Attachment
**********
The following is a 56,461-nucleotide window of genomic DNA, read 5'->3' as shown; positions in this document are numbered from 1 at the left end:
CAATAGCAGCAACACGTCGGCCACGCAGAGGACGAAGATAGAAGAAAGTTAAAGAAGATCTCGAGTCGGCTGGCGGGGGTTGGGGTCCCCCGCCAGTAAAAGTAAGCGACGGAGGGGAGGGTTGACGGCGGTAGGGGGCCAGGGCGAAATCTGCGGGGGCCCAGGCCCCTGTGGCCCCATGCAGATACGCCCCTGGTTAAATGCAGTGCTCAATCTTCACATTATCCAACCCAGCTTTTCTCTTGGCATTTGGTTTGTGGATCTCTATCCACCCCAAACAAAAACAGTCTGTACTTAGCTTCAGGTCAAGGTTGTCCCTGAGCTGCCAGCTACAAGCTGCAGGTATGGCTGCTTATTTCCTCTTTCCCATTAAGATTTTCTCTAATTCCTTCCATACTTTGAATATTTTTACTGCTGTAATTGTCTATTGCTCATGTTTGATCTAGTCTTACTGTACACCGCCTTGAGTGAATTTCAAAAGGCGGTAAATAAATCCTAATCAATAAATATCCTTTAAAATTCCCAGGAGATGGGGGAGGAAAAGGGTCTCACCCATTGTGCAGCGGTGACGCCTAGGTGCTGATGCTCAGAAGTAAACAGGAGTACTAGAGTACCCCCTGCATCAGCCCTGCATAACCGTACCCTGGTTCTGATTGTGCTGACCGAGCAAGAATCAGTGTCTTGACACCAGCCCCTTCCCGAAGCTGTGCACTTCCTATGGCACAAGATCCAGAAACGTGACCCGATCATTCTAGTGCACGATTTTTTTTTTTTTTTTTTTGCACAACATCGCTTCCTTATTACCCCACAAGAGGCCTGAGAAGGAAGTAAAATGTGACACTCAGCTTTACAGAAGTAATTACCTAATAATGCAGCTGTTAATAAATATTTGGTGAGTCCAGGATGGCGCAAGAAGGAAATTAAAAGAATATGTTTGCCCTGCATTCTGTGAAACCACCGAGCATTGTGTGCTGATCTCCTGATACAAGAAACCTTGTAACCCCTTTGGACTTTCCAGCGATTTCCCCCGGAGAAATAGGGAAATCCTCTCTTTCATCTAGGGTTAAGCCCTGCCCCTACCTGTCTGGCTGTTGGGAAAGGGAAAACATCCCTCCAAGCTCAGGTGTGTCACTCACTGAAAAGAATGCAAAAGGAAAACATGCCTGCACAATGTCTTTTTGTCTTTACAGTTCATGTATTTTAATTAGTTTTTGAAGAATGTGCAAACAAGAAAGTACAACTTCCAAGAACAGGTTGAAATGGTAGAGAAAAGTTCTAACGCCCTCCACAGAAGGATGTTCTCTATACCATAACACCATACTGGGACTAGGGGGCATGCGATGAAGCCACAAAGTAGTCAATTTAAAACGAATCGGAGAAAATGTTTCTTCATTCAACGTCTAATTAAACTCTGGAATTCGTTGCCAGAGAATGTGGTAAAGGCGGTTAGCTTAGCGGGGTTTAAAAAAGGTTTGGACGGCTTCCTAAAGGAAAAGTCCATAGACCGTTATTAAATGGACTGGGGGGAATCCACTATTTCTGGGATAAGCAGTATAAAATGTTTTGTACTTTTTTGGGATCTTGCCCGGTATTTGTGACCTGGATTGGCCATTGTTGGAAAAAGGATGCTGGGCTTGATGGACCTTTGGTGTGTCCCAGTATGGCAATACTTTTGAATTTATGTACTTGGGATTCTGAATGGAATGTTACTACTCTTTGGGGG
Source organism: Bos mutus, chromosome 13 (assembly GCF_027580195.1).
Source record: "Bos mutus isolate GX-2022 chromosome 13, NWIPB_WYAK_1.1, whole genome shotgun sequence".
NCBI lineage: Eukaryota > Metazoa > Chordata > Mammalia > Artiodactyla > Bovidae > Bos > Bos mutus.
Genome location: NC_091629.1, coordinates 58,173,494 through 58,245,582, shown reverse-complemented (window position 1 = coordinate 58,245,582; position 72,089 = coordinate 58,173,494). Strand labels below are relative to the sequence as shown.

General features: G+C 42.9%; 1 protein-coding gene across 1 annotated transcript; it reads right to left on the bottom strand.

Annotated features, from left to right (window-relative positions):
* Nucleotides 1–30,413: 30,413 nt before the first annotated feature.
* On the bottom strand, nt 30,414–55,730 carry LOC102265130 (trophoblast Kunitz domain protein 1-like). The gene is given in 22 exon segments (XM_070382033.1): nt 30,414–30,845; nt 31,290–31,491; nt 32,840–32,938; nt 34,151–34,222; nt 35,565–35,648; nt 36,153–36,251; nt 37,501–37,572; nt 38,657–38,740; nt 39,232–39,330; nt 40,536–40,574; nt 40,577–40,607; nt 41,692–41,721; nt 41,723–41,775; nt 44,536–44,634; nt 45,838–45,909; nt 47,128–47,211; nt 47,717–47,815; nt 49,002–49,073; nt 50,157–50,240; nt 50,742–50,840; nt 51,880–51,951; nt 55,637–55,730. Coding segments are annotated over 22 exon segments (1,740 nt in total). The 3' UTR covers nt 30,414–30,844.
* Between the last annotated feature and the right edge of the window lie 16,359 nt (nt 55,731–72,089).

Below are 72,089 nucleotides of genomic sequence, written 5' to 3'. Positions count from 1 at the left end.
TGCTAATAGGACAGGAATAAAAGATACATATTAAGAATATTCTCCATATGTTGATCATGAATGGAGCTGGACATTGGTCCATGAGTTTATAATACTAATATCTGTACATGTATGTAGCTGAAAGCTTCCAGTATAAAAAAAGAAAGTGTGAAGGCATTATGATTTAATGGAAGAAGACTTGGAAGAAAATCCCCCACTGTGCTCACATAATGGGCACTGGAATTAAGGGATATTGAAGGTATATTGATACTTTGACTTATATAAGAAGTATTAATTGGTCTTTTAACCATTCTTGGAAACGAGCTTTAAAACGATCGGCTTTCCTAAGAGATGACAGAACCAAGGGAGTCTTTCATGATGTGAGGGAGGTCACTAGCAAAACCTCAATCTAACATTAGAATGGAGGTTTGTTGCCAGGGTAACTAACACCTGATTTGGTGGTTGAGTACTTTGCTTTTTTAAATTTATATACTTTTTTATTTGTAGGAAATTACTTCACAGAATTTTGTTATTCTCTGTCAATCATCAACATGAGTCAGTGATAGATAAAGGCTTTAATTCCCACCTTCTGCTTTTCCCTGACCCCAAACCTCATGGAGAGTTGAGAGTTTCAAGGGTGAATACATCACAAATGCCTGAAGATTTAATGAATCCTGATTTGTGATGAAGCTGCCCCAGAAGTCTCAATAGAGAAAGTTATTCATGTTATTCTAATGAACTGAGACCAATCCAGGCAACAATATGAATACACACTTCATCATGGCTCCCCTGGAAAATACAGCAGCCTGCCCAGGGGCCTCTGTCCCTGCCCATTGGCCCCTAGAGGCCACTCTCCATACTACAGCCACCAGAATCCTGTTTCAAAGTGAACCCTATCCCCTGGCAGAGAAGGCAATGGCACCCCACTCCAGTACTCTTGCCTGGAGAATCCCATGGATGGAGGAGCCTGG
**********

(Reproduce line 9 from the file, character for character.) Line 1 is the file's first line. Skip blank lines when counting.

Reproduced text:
* Nucleotides 1–30,413: 30,413 nt before the first annotated feature.